The dialogues are mostly street slang but the book is also jazzed with something lyrical here and there.
Alliterations: “Because beneath the bravado and bluster...”, “whispering winds”, “grit and glass”
Rhymes: “dust and rust”, “stronger together, together, forever”
The ghetto talk and the poetic prose meld impeccably on the pages, creating an exquisite flavor unique to the book. Not bad for my first Jay Kristoff book.
Eve as a main character is at the middle of my likability meter. She is a hardworker, a loyal friend and a filial grandaughter but she can only do so much with the plot given to her. Her main motive in the book is to run away from various people chasing her and at the same time, find out the truth about herself despite the fuzzy memories and the lies of some people around her. Her personality is badass but all serious-like. I like the personality of her bestfriend Lemon Fresh better. The love interest Ezekiel has the personality of a robot, as he literally is, with a boring must-protect-Eve-at-all-costs role. The villains are yet to be villainous. And who are the actual villains here? The rebelling robots? The CorpStates? Still a lot of dancing around, cat-and-mouse style, which is understandable since it’s just the first book.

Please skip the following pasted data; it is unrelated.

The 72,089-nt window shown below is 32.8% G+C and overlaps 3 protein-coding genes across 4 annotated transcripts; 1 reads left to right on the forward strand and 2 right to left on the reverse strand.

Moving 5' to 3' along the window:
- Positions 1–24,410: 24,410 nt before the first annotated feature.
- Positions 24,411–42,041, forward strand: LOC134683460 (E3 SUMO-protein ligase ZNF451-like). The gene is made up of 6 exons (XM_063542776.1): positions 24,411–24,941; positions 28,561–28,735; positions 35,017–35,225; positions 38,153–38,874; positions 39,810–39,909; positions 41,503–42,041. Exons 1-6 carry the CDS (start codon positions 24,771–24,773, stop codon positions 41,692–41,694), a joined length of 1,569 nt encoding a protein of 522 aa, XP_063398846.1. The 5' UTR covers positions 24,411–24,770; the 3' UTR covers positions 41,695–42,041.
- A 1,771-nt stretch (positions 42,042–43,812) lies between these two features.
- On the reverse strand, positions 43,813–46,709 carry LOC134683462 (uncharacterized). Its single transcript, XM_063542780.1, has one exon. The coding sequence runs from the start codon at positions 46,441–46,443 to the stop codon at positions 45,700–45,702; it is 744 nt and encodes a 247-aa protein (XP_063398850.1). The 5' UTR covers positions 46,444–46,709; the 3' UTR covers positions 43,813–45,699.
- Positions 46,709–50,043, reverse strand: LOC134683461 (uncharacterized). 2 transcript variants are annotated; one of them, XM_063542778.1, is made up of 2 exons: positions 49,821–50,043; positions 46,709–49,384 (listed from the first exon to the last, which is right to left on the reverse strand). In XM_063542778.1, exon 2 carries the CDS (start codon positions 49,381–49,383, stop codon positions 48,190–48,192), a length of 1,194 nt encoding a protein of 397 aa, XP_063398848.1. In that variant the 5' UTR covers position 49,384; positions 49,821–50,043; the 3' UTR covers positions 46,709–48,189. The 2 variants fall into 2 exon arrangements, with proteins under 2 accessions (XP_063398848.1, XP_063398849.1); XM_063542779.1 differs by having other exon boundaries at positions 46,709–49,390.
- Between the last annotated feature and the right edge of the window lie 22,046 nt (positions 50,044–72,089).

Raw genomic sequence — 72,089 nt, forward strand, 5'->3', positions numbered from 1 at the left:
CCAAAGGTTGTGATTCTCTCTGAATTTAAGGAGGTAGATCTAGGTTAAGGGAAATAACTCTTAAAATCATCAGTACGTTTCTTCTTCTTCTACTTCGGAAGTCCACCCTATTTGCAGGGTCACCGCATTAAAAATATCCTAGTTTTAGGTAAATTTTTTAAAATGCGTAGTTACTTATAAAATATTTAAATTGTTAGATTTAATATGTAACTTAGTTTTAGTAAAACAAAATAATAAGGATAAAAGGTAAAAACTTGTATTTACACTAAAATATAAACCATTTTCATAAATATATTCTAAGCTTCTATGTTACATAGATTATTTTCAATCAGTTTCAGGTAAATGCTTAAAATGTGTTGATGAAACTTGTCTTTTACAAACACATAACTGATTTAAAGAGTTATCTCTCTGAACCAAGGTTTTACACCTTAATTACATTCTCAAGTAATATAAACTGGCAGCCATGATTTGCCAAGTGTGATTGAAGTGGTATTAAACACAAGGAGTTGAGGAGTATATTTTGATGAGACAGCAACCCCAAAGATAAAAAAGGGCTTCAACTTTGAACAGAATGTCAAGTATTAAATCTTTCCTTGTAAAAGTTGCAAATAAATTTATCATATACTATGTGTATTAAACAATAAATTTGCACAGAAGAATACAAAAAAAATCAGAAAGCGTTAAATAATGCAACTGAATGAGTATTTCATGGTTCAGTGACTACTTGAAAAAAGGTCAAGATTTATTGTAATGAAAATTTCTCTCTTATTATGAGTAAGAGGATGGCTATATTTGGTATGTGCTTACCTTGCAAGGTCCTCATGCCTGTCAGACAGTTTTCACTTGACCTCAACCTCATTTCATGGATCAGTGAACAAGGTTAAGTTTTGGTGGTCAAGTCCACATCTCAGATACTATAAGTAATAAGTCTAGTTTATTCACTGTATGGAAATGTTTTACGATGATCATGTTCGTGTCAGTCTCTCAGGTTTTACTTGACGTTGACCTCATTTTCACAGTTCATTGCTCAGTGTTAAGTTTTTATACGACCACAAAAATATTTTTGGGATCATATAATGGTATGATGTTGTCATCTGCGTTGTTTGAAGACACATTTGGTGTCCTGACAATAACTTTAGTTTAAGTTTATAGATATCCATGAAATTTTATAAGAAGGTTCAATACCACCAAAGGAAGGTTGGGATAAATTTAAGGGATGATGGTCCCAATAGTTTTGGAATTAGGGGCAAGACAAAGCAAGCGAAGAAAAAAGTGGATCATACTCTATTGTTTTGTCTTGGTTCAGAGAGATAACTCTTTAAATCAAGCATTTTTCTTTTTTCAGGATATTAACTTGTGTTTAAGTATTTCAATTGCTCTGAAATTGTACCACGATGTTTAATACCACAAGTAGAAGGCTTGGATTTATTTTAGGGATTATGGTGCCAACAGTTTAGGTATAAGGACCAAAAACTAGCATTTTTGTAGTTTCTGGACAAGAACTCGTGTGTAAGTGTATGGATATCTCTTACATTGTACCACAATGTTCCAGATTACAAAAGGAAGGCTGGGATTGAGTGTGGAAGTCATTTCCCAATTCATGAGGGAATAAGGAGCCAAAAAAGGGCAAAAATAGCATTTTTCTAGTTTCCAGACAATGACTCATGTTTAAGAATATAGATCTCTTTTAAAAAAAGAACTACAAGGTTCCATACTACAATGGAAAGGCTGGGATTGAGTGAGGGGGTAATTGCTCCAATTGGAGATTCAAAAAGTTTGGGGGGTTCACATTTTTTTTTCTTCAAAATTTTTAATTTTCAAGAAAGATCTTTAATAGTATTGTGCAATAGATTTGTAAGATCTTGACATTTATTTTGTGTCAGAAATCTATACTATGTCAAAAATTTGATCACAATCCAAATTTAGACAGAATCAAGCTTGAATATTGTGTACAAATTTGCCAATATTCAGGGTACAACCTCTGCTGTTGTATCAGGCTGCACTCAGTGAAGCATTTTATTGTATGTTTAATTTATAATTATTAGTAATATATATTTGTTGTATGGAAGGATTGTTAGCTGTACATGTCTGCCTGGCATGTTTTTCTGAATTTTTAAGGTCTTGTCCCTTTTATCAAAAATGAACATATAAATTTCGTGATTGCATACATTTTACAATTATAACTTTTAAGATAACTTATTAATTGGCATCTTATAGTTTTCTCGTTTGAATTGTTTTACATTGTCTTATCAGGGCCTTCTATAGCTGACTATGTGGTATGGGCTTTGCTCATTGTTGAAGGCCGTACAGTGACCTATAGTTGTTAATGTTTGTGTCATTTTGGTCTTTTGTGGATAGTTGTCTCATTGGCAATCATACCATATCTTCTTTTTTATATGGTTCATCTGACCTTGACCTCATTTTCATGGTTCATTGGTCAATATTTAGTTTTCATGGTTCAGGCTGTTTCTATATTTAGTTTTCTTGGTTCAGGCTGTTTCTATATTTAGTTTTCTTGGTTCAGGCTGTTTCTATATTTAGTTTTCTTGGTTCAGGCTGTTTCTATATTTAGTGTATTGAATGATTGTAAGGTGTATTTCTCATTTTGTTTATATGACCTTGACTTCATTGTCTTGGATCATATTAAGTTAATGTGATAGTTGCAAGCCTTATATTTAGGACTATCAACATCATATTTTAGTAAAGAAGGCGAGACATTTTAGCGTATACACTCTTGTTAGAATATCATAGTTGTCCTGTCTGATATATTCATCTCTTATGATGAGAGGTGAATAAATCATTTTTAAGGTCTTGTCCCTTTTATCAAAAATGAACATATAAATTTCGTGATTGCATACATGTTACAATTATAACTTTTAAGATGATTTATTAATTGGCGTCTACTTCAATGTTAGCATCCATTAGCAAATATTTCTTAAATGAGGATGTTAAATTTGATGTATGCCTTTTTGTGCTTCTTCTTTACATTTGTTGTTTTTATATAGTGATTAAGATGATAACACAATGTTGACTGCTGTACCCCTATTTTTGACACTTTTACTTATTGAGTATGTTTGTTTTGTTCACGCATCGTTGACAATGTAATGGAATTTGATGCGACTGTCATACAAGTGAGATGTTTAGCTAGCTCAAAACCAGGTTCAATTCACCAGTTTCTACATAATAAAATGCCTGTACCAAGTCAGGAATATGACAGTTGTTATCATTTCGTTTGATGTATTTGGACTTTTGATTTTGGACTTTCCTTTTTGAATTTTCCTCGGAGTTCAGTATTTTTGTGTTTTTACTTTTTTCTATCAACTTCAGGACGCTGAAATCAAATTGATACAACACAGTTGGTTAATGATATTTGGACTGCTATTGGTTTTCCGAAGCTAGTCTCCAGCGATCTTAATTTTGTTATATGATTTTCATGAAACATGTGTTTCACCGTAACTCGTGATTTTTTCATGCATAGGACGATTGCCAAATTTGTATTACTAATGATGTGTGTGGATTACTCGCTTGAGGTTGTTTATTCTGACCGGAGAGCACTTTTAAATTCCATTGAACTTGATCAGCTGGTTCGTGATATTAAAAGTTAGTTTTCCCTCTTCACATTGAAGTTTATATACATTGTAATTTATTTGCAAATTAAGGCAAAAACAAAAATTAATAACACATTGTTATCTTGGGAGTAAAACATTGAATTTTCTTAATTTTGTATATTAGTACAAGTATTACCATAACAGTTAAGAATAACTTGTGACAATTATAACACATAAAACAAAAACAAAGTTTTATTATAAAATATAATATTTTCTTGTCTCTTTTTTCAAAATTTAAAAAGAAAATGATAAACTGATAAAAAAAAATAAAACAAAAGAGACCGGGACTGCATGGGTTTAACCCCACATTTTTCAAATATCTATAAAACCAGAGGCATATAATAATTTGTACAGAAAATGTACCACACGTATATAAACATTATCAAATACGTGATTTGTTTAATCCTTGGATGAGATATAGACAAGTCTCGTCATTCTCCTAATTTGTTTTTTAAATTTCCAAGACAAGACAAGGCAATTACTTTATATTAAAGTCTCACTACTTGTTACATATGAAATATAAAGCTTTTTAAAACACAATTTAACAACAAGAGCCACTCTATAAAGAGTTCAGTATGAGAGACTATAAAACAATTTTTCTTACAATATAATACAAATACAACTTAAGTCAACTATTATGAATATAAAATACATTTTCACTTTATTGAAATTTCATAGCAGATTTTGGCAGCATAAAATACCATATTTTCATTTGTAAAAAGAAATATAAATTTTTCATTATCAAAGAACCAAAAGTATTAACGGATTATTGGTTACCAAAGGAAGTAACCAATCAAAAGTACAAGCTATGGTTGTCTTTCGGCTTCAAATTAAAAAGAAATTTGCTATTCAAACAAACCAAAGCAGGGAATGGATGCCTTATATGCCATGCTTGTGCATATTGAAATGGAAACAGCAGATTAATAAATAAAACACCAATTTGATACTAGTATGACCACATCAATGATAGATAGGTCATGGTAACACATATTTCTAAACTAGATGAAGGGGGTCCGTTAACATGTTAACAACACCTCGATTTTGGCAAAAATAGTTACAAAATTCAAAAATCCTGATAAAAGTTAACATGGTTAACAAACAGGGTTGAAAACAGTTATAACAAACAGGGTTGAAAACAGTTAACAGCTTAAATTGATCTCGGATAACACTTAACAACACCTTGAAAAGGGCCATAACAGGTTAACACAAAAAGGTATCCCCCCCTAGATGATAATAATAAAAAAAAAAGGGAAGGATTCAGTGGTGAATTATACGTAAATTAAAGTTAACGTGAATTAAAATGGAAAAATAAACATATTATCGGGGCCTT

At the beginning Eve is a Domefighter which is like a gladiator fighting inside a human-operated machina with a wide live audience, betting and bookies involved. Something that happened in the WarDome and later something that Eve found in the streets made a cult and a street crew come after her armed to the teeth. And then a war-freak android comes knocking down her door hellbent on either kidnapping or murdering her. All of these lead to Eve and crew running away for the most part of the book until they accidentally get swallowed by a giant kraken under the polluted sea, where Eve experienced a lot of flashbacks. Ugh, too much flashbacks for my taste. I was actually having headaches along with Eve, true cert’. And then after that, moooore chase scenes!
The plot is in non-stop frenetic motion that it gets tired and boring after a while. I was literally droning on with absent-minded reading and was able to only jolt awake upon the climax. The book draws a lot of parallels with Pinnochio, with its characters obviously being versions of the characters in the beloved fairy tale. The book has its own surprises but if you are too familiar with the inspiration, you will almost get spoiled.
Will I read the sequel:
Yes, because I like Jay Kristoff’s writing. Plus, there are still a lot of characters that we are yet to meet in flesh (in metal?). And there is something about Lemon Fresh and the way she always touches her her five-leaf clover necklace that tells me she will have her own origin story in due time. Plus the book ended in uncertain terms on how Eve processed and handled the truth that she found out. She seemed to be allying herself with the same characters chasing her before. Hmm, interesting.
- impeccable melding of slang and poetic prose
- plot-driven, non-stop action